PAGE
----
When my generation were growing up, we were taught to live within our means.
It seems to have paid off for plenty of us.
But the wisdom behind that lesson seems to be lost on football clubs in 2019 – especially in England.
Bury fans have had to watch their club being run into the ground over the last few years.
It’s a horrendous situation for folk who have paid their money, week-in, week-out, to support them over the years.
They’ll feel they have poured their hard-earned cash down the drain.
But however dreadful things are, I get annoyed when I hear people say Bury’s giant neighbours – Manchester United and Manchester City – should hand over the money required to save them.
It’s neither Manchester club’s responsibility, however rich they are.
Over many years, Bury’s owners have spent money the club couldn’t really afford while chasing a dream.
Given the cash on offer in the Championship, I understand why they did it.
But the result of their failure is clear to see.
The owners are to blame for their predicament. Of that there is there is no doubt.
Don’t believe me? Ask any one of the Scottish clubs who have been pushed to the brink of existence in recent memory.
Rangers are chief among them, but Hearts, Motherwell, Dundee and Dunfermline are in there, too.
Overspending was the root of their problems, just like Bury. And Bolton Wanderers are also struggling.
So it’s a worrying time for fans of lower-league clubs in England.
But there are two things I think need to happen to safeguard clubs’ futures.
First of all, I think lower-league English clubs need to take a leaf out of their Scottish counterparts’ book.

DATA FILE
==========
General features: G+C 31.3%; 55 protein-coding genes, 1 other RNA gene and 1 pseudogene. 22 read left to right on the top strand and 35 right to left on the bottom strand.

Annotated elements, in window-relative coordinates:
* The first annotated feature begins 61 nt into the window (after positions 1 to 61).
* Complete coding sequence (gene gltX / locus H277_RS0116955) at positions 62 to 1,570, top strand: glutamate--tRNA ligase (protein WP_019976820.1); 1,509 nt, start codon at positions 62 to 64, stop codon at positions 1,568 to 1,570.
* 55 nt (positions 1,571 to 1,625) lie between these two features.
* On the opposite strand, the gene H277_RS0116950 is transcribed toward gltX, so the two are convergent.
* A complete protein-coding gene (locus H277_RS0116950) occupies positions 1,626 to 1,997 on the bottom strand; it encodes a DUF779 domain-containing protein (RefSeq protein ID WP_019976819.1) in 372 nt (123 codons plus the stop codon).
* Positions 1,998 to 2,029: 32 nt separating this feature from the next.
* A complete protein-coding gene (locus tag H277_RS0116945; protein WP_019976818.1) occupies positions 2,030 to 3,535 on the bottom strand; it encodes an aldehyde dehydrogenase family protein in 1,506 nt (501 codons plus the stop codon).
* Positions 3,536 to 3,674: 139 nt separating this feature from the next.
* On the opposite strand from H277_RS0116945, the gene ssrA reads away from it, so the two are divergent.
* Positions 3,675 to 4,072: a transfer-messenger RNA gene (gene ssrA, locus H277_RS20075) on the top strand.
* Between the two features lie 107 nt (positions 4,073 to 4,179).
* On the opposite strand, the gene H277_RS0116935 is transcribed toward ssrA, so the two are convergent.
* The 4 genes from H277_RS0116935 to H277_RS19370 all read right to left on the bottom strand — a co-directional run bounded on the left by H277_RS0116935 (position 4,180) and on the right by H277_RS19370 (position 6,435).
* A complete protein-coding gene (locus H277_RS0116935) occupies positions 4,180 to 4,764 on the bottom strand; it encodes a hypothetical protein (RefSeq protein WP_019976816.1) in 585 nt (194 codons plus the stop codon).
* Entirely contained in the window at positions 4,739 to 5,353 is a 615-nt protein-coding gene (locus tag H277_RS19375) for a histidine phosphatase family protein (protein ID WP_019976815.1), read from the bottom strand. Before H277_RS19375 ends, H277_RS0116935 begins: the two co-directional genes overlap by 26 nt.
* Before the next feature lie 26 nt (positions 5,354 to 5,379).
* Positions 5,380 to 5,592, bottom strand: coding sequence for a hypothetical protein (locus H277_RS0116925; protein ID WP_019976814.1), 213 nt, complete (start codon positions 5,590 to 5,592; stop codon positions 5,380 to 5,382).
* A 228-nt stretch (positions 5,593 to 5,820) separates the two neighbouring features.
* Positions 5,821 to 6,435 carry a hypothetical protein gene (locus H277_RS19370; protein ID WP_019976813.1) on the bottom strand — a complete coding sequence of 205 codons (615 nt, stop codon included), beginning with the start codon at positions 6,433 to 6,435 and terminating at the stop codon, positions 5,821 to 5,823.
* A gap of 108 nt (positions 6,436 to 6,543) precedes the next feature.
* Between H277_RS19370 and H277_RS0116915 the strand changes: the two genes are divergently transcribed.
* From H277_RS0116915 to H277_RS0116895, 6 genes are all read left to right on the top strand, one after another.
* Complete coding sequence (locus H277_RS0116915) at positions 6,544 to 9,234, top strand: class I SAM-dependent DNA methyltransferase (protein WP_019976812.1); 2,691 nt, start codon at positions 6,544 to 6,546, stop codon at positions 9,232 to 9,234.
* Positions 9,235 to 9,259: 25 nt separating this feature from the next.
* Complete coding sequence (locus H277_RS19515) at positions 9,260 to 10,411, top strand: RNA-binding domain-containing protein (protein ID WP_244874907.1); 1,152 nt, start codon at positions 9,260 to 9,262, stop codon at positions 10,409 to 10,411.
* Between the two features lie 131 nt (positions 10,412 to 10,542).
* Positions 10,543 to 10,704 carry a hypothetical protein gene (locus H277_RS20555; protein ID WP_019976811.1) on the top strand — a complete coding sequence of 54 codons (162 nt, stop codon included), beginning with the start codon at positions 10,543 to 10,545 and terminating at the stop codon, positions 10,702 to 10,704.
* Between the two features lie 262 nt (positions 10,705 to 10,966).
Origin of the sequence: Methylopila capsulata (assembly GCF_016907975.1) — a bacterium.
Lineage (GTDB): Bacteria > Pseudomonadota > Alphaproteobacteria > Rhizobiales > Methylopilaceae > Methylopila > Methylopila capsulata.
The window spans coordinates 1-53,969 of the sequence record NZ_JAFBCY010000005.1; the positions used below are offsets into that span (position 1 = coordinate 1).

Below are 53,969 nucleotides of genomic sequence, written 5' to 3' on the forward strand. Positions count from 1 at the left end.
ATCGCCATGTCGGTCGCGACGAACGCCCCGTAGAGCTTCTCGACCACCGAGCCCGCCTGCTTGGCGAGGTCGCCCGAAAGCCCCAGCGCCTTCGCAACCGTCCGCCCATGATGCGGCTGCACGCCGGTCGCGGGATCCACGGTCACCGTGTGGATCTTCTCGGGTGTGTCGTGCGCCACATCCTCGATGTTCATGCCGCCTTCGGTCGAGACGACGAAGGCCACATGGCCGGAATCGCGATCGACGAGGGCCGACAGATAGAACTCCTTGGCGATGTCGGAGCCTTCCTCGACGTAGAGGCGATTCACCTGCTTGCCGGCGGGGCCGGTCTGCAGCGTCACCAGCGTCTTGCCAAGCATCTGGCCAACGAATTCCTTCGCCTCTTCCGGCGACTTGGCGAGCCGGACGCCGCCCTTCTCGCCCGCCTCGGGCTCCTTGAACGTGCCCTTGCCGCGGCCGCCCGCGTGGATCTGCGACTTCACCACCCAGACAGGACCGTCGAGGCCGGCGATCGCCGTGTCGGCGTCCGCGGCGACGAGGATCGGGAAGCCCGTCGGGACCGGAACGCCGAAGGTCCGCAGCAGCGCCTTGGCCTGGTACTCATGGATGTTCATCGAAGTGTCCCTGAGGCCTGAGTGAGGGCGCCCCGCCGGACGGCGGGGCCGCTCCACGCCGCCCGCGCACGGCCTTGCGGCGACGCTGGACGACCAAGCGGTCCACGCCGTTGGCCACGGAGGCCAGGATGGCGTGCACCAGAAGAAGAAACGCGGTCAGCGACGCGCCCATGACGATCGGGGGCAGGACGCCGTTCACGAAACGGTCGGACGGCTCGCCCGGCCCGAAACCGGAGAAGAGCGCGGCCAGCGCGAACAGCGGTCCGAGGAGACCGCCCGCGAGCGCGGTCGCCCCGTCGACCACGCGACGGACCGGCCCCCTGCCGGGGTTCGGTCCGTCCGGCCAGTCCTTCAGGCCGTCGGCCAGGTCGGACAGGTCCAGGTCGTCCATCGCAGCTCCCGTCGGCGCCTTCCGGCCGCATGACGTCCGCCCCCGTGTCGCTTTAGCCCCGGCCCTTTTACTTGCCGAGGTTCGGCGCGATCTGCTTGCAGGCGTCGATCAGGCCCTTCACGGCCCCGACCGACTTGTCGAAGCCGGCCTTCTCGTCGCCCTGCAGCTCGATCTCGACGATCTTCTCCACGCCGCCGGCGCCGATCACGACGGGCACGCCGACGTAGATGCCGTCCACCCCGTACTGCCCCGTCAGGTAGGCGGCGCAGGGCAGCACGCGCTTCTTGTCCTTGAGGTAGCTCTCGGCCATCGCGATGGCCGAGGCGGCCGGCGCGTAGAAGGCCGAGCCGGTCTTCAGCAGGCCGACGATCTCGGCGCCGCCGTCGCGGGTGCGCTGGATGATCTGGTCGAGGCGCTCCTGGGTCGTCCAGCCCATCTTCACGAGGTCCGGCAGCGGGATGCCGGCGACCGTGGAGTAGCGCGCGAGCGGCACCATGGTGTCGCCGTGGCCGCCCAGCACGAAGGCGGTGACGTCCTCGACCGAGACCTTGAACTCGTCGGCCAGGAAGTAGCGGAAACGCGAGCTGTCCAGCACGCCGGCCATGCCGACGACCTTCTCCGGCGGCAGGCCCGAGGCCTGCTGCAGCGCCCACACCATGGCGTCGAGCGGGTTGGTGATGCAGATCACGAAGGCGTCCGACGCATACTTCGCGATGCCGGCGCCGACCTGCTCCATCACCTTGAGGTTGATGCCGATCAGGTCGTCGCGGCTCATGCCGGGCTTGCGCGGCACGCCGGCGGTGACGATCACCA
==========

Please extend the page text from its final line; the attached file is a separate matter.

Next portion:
They need to get used to spending only what they can afford to.
If clubs in Scotland’s lower leagues can survive on tiny gate receipts and a trickle of prize money, I think those in EFL League One and Two can manage on what they receive.
Like I said earlier, I understand why these English clubs gamble.
The rewards available for a small club reaching the Championship, or, as in Bournemouth’s case, the Premiership, are enormous.
But when the result of failure is administration or liquidation, a wee bit of restraint is necessary.
Which brings me to the second thing that could safeguard clubs – and it needs the EFL to step in.
Forget about asking the Premier League for more money. They won’t offer it up. I know that for a fact.
What needs to change is the EFL’s fit-and-proper person test.
Both Bury and Bolton’s owners passed the test, as it stands. But look at the state the clubs are in.
It is time for the league to get even more serious when it comes to vetting people who want to take charge of football clubs.
Most importantly, these guys should be made to prove they have the money at their disposal that they say they do.
The days of taking charge of an ailing football club for £1 – as happened at Bury – without a guarantee of further investment should end.
Bury are the latest victims of a system that opens the door to opportunists.
It’s one that needs to be slammed shut.